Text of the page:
It has come to an inevitable and horrific end. By the time I realized what was happening, it was too late. Even though I’ve been previously diagnosed, I ignored the symptoms and completely missed the warning signs. A rough ride from denial to acceptance. There’s nothing more fatal than love.
Pontius Paiva hopes his stories might one day go viral. Cure your boredom by reading more of his stories at pontiuspaiva.com.
Natalie adopted Balthazar one December day. Leery at first, he hid in corners. But, like the Star of Bethlehem, hunger led him daily to his food bowl.
Finally, on January 6th, Balthazar found his way to the cradle of Natalie’s lap, with no gold or frankincense, but plenty of purr.
Thomas A. North has had several cats during his lifetime. The current one is on his lap as he types this. See more at itrhymesattimes.wordpress.com.
She farted the color yellow. She perspired the color blue. Her most angry thoughts created a greenish aura around her head, while both her lusty imaginings and lightning-like pangs of envy created an orange fog around her feet.
Her tinder date was color-blind. It might have worked.
It did not.
There are no answers at kentoswald.com about why it is evolutionarily preferable that males are more likely to be color blind, but there are additional words.
“I saw him!”
“Wearing a red suit?”
“Driving a sleigh?”
“A scruffy dog.”
“A round belly?”
“Sack of presents?”
“How’d you know it was him?”
“His eyes—they twinkled.”
“Hmm. Must be in disguise.”
Candace Kubinec posts her stories at storydribbles.wordpress.com and her poetry at rhymeswithbug.com.
“Andrea has it all.”
The new resident frowned at the impudent post-it stuck to his privileged patient’s chart. Scanning down her long list of conditions, his eyebrows rose in final understanding: not impudence.
Below the remark was his colleague’s recommendation: “This one’s for the med. journals. Hope you write fast!”
Laurie Hall is a native Californian transplanted to New England. She currently lives in Plymouth, Massachusetts. In addition to her pro-conservation Op-Eds, she has had several short stories published, some under her pseudonym, Lauren Stoker. Her recent publications include: “Hogging the Hooch” (Hedgehog Poetry Press in the U.K.); “Snack Service” (The Arcanist); “Pledging Allegiance,” “Parable,” and “Spring Cleaning” (Page & Spine).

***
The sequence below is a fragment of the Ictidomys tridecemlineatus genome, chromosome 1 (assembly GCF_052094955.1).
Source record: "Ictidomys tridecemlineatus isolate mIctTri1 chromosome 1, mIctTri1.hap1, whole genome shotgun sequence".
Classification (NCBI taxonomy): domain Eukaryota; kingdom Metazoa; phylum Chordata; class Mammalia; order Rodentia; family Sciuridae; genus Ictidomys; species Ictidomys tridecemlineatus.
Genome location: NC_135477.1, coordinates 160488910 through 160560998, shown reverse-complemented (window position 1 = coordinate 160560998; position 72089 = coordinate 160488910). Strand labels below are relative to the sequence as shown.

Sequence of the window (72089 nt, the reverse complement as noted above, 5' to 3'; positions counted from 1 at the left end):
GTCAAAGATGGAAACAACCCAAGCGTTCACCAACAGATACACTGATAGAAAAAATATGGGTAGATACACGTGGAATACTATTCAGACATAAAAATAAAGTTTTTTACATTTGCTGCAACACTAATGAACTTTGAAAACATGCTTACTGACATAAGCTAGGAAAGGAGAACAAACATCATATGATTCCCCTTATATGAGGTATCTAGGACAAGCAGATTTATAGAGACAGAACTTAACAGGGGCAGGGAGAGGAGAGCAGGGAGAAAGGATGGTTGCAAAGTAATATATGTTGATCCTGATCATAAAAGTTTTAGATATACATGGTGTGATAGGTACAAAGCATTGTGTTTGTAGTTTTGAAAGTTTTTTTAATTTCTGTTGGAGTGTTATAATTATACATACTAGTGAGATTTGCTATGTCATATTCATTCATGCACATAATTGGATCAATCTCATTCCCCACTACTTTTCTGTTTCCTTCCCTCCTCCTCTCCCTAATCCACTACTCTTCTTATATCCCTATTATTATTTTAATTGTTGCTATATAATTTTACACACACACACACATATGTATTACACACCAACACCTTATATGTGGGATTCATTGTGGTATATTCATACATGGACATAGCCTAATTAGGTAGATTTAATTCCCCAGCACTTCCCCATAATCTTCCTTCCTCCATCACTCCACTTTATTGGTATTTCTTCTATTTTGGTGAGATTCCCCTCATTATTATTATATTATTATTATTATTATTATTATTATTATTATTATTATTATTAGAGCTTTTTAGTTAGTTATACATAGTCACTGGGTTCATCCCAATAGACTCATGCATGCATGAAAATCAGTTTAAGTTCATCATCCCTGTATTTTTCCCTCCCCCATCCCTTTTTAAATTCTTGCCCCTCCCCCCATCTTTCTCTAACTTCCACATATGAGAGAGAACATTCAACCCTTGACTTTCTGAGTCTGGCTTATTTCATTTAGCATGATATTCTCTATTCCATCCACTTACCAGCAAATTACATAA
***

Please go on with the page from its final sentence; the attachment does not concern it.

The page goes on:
Ponder I, alone: “What brought me here?”
The wind says nothing.
“What force?” cry I.
“God?” I wait for any answer.
“Nothing, then,” ponder I, alone. No fate steered my course. I chose this path.
I turn away to family dinner. How I despise political turkey.
Andrew is an unpublished fiction writer in the Washington area. In his spare time he enjoys pens, pads, word processors and pudding.
The giant’s theme song blared.
Vaulting over the ropes into the ring, he waved to the cheering fans and bellowed his catchphrase: “Fee! Fie! Foe! Fum!”
He grinned. Screw that thieving punk who’d chopped down the beanstalk and tried to kill him. Becoming a WWE Superstar was the best revenge.
Jen Mierisch draws inspiration from science fiction, ghost stories, and the wacky idiosyncrasies of human nature. Her work has appeared in Sammiches & Psych Meds, Potato Soup Journal, and Lighten Up Online. She lives, works, and writes just outside Chicago, Illinois.
He took a can of beer from the fridge and shook it. In the living room, concealing a smirk, he handed it to Nora. She pulled the tab. The beer exploded. He licked it off her face, neck, shoulders while she giggled, and that was the end of their argument.
Kay Rae Chomic is a published novelist (A Tight Grip). She has flash writings published in Crack the Spine, Five:2:One’s The Side Show, Writer Advice, Two Sisters Writing, Hysteria 6 (UK), and The First Line. She had a story shortlisted for the flash fiction contest sponsored by Hastings LitFest-2019 (UK). Kay lives in Seattle, loves to travel, has a passion for ping pong, and is a Motown fan forever.
“Our little factory is struggling to keep its head above water. Originally, we manufactured buggy whips. Later, we switched to rumble-seat covers for Model A Fords. Now, we need to scrap our outdated business model and look to the future.”
“Producing what product?”
“Waterproof stilts for pedestrians in low-lying cities.”
John H. Dromey’s short fiction has been published in Mystery Weekly Magazine and over 150 other venues.
I stare at the blank screen, hoping to find a story already written in white letters on the white field.
I begin. “She thrilled as one of his hands went lower and the other went higher—” but suddenly the screen erases my words.
“There will be none of that.”
Tom Willemain wrote this story. See more at TomWillemain.com.